Can Yoga Asanas Harm Your Health?

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Yoga as a way to keep the body in good physical shape for a long time has occupied its place in the modern fitness industry. But is it useful? How can we avoid hidden dangers when doing the next asana?

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Many people still remember from the school curriculum that the first thing an embryo develops in the womb is the nervous system. Otherwise, how will the performance of various organs be managed? The main things that protect the nervous system are the bones of the skull and the spine. We are used to protecting the head, but we can do various exercises loading the spine on a yoga mat.

The position of an inverted triangle, the position of a scorpion, the back twisting position… They all look so beautiful in the pictures! There is really something to brag about in Instagram, if you master these asanas. The only bad thing is that health problems are left behind the scenes.

It is believed that twisting asanas make the spine rotate around its axis, which is facilitated by the person’s height extension. First, we pull our height and then twist. What’s really going on? The spine is bent in the scoliotic manner, following the contours of letter S. Let us see why. For this purpose, we will have to deal with mechanics and biomechanics.

When an object or a joint has a single point of attachment, it can rotate around its axis, such as a hand. Two attachment points make the range of movements considerably limited: back and forth. For example, imagine a door with two hinges. It is unlikely that you will succeed in rotating it around its axis. With three attachment points or more, the subject or joint is scarcely mobile.

One vertebra has six attachment points: two coupling outgrowths above and below the vertebral body that is firmly adherent to the intervertebral discs at the top and bottom. And if you look at thoracic spine, you will also take into account the ribs attached to the edges of two vertebrae, binding them. Thus, rational nature has provided the maximum protection of vital human organs, and thoracic spine is the least mobile one.

What does the regular practice of twisting lead to? It causes “loosening” of the structure and subsequent displacement or subluxation of the vertebrae. This is the most obvious result that an X-ray or MRI will show. Other problems are less obvious: few people would associate bad knees with herniation in the lumbar spine or gastric ulcer with subluxation in the thoracic spine. However, the connection is more than obvious.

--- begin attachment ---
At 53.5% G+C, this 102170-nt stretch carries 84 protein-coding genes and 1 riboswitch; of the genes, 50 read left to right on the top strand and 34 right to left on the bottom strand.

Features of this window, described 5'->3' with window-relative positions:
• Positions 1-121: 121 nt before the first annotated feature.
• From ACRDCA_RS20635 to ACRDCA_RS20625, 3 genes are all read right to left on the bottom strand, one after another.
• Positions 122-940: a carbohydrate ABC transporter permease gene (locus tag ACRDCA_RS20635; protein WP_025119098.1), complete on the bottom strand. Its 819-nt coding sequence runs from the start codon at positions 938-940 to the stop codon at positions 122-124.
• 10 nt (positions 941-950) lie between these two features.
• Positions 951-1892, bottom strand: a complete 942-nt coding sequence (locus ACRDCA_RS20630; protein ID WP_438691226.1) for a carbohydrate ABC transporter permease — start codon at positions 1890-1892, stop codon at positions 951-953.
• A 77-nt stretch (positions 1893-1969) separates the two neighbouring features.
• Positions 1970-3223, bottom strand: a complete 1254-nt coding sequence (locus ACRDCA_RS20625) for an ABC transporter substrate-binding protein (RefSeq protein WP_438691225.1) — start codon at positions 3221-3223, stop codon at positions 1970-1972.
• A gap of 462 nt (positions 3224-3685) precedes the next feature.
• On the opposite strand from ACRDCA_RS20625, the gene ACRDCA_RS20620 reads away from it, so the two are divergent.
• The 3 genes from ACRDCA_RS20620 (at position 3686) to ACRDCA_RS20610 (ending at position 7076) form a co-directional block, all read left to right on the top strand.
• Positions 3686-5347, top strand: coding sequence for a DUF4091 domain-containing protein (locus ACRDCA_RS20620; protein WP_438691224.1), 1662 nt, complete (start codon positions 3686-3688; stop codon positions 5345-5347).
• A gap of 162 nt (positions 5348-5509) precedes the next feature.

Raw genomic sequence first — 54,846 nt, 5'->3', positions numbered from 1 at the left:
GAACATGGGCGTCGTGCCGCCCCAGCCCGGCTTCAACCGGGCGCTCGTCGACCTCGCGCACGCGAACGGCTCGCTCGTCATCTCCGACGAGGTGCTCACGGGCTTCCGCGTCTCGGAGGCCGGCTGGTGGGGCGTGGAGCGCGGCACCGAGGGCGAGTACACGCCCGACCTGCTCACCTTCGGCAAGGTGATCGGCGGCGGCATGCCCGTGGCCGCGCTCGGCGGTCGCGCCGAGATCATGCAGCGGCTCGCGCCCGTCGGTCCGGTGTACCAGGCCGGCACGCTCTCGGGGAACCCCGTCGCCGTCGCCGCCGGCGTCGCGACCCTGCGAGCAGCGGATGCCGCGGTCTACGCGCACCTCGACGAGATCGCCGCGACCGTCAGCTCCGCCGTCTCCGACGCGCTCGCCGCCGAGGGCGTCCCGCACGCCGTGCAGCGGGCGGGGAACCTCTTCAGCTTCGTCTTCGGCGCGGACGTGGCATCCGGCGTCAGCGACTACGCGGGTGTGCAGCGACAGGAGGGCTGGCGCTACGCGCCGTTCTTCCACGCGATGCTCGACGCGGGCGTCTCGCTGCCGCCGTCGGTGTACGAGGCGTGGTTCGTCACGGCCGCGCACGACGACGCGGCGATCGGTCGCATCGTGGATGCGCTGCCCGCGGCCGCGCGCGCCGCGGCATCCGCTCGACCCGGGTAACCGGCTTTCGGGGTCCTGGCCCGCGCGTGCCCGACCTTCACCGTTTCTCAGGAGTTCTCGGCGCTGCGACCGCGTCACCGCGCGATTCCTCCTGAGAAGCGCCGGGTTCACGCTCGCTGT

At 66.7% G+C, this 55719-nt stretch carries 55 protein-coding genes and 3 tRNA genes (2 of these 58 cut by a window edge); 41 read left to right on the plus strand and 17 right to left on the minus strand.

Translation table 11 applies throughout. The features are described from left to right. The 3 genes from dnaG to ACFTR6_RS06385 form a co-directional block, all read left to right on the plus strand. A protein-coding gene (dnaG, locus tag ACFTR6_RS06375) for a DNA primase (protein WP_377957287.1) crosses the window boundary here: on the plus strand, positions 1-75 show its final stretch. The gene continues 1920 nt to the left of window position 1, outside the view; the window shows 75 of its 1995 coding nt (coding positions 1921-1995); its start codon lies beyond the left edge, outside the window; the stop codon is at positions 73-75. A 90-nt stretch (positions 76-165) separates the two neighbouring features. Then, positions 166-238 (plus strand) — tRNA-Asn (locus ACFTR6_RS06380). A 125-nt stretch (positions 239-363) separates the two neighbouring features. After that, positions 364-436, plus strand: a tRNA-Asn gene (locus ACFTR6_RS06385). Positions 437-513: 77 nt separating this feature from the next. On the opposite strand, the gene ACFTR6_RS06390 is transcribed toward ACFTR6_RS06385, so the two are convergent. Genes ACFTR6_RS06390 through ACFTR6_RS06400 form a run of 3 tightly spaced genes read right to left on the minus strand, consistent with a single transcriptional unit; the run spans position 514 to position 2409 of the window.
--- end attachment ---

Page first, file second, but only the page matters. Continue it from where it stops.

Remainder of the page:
Getting displaced, vertebra clamps the spinal nerves, which run from the spinal cord through the intervertebral foramen to a particular organ. The brain gets a distorted signal from that organ or ceases to receive any signals, so it cannot fix anything. As a result, a disease emerges. Besides, who would associate it with “productive” yoga classes?

But all this does not mean that it’s time to quit yoga exercises on the mat. You just need a reasonable approach to everything and proper discrimination, or Viveka, as yoga suggests. No harm is caused by the positions in which the shoulders and the pelvis are coplanar with each other. And there are plenty of them! You need to remember that the main purpose of asanas is pumping blood and lymph, and even a simple mountain position with all muscles strained performs this function.

Do not be afraid to ask questions to your instructor. Perform a certain asana only if his/her answers are backed by real knowledge of anatomy and biomechanics. For example, why should you curl up in an inverted triangle? Can you stretch the side muscles? Does the twisted back position have a good effect on kidneys? The answer can be as follows: what is more important to you: a slim waist, or perhaps healthy kidneys (who will check?), or the normally working nervous system and the body in general?

The waist line can be influenced in another way: a plank position, a boat position and Nauli (a belly wave) can help you. But this will be spoken about in the next article.